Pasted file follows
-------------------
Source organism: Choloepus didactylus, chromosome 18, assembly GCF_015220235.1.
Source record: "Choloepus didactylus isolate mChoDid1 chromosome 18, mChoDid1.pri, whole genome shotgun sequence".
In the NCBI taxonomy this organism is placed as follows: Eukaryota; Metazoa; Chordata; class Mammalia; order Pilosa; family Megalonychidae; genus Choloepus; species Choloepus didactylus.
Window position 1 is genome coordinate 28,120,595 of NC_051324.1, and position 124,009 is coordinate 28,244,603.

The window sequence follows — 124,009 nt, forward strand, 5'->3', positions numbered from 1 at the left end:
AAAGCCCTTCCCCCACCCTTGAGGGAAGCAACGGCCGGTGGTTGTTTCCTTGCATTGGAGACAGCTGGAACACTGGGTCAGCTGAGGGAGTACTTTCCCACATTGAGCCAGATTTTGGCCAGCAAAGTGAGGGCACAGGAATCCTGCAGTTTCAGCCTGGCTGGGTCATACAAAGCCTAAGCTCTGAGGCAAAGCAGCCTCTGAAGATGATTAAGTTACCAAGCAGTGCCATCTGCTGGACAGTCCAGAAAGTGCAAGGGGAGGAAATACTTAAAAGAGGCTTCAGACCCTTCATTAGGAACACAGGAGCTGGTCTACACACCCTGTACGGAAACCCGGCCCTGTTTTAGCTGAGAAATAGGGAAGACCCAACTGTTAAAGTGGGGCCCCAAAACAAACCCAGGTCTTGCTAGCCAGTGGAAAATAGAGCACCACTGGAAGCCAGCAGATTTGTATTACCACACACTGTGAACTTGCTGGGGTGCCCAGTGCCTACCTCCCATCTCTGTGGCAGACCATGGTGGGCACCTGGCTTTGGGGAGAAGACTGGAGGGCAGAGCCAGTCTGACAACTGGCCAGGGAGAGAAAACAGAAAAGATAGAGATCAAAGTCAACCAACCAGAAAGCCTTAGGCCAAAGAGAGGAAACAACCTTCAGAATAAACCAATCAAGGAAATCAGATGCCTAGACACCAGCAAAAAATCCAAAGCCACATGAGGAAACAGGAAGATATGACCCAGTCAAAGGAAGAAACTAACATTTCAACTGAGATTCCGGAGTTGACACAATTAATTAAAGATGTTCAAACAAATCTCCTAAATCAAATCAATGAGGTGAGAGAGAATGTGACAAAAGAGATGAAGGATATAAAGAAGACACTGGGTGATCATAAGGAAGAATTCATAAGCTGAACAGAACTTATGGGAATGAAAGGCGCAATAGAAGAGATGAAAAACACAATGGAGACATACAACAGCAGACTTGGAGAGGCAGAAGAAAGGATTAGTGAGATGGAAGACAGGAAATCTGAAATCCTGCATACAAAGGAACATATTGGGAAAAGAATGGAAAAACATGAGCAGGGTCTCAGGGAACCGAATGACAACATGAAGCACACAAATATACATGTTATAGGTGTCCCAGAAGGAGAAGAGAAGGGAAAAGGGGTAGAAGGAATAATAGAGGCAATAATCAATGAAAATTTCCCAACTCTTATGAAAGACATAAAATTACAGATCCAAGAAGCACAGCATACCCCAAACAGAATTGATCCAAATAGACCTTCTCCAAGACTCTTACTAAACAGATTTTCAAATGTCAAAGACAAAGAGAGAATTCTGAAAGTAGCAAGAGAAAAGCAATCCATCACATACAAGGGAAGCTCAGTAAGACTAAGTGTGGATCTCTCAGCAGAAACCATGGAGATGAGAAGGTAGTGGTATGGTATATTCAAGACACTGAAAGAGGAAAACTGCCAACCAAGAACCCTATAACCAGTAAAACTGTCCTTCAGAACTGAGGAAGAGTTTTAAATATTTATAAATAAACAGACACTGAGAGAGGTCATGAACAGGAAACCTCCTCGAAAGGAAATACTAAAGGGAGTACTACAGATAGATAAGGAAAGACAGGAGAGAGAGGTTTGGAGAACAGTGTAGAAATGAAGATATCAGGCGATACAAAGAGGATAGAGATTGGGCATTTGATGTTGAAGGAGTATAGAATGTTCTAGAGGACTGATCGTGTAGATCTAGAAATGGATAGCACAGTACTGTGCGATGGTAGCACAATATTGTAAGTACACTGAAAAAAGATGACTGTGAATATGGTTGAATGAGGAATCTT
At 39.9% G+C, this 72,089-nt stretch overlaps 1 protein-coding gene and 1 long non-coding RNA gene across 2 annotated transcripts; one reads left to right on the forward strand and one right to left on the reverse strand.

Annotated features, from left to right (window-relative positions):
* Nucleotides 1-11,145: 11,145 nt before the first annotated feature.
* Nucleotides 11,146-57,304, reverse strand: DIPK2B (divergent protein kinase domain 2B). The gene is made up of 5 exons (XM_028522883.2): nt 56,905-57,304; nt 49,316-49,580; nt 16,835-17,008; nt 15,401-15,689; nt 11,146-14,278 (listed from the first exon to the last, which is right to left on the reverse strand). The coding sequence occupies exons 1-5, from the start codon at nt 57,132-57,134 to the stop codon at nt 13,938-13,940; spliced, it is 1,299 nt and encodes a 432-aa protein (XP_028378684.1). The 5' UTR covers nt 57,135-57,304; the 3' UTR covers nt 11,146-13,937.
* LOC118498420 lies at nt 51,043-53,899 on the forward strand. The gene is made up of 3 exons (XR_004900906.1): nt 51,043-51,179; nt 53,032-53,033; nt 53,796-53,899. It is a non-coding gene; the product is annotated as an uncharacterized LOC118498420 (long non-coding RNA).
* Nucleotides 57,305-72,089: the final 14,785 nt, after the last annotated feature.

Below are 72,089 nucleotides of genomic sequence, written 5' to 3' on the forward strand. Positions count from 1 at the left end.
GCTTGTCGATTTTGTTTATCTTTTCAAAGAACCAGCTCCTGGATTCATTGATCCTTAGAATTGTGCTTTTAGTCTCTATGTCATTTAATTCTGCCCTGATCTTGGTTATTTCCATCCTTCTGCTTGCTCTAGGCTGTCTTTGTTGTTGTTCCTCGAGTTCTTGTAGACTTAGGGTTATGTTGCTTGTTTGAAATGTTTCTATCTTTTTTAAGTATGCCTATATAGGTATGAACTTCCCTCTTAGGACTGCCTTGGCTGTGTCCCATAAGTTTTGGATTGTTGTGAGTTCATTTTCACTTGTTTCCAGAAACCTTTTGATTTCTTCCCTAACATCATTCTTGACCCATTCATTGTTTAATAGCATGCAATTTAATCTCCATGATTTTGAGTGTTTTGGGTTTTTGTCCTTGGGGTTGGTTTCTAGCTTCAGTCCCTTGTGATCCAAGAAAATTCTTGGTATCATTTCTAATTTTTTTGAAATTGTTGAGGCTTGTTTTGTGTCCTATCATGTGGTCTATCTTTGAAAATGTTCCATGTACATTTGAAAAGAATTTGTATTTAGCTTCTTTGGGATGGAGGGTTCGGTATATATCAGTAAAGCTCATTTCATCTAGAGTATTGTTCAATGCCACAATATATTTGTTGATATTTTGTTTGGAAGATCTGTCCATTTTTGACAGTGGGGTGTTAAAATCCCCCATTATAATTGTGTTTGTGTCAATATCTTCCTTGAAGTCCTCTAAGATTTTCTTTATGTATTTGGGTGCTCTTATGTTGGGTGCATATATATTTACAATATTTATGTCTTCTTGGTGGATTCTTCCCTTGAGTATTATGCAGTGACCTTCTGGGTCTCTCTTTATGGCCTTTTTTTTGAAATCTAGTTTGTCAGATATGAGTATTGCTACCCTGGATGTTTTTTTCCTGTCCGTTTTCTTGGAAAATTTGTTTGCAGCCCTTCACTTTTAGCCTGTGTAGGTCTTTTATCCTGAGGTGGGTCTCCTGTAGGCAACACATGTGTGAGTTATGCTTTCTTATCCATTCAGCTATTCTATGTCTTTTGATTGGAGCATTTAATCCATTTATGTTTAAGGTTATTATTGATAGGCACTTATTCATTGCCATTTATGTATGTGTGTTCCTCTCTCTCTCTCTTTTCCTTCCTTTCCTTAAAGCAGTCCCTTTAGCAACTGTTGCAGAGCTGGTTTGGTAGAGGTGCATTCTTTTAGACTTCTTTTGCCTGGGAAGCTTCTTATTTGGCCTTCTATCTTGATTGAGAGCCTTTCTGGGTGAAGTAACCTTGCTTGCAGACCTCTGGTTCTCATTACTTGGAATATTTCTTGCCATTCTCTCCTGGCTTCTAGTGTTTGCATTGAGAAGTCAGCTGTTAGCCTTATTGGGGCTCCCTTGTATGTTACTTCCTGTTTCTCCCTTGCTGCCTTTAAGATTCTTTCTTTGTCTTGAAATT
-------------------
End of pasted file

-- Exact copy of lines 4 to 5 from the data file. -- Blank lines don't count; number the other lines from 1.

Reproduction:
Window position 1 is genome coordinate 28,120,595 of NC_051324.1, and position 124,009 is coordinate 28,244,603.

The window sequence follows — 124,009 nt, forward strand, 5'->3', positions numbered from 1 at the left end: